The world's authority on environmental causes of cancer argues that breast cancer can largely be prevented by minimising a variety of dietary, environmental and lifestyle risks.
Breast cancer is frightening
because it appears to be so random and unavoidable. At the same time that we hear how many more women are being diagnosed with breast cancer every year now more than 186,000 in the US and 33,000 in the UK news reports and magazine articles tell us how little science knows about what causes cancer and how to prevent it. Not a day goes by, it seems, without the announcement of a new avenue of genetic research or developments in diagnostic or treatment strategies. But only a very small percentage of all breast cancer cases have a direct genetic cause.
The most important story the story that could truly save lives is not being told. Contrary to popular belief, you do have significant control over your risks of breast and other types of cancers.
Cancer does not strike randomly, but requires certain conditions, exposure to toxic substances, or both, to occur. Just as most cases of heart disease are triggered by a combination of high fat foods and a lack of physical activity, most cases of breast cancer can be traced to one or a combination of risks (see box below).
The role of oestrogen
The evidence is overwhelming that oestrogen is intimately connected to the development of most breast cancer. Under oestrogen's influence, cells multiply and swell in preparation for possible milk production. Oestrogen encourages breast cells to divide more often and more rapidly. Thus if a mutation (inherited or triggered by a carcinogen) lies embedded in the DNA, cancer cells are more likely to proliferate when oestrogen levels are high.
We now know that two distinct types of breast cancer exist: the far more common oestrogen dependent breast cancer, influenced primarily by oestrogen, and the less common non oestrogen dependent breast cancer. More than two thirds of women with breast cancer have oestrogen dependent cancers, and that number is increasing at a particularly alarming rate. According to a 1990 study, the incidence of oestrogen dependent breast cancers, particularly among postmenopausal women, increased by 130 per cent from the mid 1970s to the mid 1980s, in contrast to only a 27 per cent increase in non oestrogen dependent cancers (J Nat Cancer Inst, 1990; 82: 693-6).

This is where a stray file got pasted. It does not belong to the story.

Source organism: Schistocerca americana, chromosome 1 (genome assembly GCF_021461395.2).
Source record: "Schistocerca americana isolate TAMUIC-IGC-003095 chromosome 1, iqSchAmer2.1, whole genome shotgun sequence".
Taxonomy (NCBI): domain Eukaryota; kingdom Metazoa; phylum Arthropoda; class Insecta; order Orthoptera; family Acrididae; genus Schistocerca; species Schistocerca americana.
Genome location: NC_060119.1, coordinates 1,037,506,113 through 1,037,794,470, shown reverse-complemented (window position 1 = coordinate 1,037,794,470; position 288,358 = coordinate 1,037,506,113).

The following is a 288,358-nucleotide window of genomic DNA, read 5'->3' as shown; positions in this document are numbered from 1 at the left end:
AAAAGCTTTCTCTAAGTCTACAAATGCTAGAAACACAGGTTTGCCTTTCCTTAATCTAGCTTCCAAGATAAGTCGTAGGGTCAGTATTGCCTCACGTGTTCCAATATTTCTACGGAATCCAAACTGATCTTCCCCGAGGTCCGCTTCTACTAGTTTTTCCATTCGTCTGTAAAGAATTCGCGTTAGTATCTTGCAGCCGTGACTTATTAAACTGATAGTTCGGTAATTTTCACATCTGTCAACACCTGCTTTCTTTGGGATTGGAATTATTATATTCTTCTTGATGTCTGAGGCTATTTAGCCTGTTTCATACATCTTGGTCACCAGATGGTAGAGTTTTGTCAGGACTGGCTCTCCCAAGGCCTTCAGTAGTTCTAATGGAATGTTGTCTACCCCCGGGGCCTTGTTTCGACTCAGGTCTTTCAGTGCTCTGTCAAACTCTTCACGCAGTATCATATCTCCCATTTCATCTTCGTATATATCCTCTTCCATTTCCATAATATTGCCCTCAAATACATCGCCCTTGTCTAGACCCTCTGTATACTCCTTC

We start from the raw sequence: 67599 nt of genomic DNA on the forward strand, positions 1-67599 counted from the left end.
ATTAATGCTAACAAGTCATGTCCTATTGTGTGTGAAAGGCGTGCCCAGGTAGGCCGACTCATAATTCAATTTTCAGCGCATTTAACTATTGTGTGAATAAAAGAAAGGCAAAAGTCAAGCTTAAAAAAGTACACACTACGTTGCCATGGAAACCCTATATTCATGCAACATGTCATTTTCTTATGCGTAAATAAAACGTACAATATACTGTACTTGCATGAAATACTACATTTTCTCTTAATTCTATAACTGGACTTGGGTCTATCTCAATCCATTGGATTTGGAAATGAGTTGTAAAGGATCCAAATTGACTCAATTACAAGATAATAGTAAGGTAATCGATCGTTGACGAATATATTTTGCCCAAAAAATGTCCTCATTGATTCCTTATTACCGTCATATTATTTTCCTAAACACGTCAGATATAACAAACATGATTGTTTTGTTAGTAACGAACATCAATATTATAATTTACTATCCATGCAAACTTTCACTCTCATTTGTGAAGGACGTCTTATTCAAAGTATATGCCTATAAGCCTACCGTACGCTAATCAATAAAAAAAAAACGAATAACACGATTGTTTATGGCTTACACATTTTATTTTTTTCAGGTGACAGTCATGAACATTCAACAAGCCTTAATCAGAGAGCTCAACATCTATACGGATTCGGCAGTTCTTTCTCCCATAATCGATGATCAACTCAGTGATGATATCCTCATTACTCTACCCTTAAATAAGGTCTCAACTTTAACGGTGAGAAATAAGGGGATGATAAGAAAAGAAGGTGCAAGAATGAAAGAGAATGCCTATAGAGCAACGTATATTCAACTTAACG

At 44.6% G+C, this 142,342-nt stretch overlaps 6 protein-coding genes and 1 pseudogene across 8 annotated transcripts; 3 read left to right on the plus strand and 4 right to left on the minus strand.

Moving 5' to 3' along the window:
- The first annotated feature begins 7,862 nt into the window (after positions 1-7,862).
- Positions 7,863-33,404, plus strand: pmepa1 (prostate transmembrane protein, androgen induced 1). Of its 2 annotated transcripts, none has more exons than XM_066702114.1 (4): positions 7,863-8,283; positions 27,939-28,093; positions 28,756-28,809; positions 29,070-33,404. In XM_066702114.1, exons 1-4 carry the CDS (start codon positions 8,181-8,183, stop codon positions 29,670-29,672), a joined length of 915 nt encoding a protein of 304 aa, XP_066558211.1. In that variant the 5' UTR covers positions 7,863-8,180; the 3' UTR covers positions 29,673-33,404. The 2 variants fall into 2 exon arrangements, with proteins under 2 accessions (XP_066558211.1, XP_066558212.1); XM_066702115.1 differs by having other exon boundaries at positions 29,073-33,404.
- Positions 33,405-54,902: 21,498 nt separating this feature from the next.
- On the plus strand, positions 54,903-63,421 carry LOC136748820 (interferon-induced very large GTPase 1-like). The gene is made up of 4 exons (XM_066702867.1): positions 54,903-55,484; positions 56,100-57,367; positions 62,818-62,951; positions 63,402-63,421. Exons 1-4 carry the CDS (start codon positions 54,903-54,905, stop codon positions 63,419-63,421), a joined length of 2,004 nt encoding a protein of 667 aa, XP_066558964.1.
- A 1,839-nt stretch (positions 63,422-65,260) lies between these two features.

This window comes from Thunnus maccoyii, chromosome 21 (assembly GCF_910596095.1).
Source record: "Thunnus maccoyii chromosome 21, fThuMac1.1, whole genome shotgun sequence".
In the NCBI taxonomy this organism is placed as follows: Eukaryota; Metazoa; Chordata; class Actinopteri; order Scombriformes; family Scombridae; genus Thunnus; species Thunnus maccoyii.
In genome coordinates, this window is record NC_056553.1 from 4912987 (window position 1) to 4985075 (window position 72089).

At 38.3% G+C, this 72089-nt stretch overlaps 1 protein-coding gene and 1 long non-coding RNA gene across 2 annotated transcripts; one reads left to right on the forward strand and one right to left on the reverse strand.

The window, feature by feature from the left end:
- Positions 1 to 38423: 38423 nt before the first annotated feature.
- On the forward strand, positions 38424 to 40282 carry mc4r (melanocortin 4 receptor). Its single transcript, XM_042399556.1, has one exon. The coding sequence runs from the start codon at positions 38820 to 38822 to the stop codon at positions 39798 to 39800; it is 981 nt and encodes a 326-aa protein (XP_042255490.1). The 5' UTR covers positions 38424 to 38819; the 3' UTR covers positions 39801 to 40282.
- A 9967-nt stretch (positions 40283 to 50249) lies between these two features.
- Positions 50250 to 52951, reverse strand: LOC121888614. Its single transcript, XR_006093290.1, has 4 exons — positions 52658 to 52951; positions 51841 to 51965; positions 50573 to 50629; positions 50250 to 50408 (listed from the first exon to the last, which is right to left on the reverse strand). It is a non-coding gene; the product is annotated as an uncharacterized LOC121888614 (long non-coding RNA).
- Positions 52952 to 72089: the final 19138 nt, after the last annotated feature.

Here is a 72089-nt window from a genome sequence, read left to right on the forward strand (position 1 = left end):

Why is oestrogen dependent breast cancer so much more common today than it was just a few decades ago? Plainly speaking, the average woman is exposed to more oestrogen over a longer period of time than ever before and at the same time, she is exposed to more carcinogenic, or "bad" oestrogen, than women were in the past.
According to one major study, the risk associated with having an early menarche for instance, one that takes place at the age of 10 is approximately twice that associated with a menarche that occurs much later, say at the age of 16 or so (Nature, 1989; 338: 389-94).
The same kind of risk profile exists at the other end of the fertility cycle: the younger a woman is at menopause, the lower her risk of breast cancer.
The good news is that you do have some control over the length of time your body naturally produces oestrogen: a recent study of some 200 women between 17 and 22 found that those whose diets were high in fibre and low in animal fat had a later menarche and subsequently fewer ovulatory and menstrual cycles than did those whose diet included more high fat, low fibre foods (Human Nutrition: Clinical Nutrition, 1986; 40C: 81-6).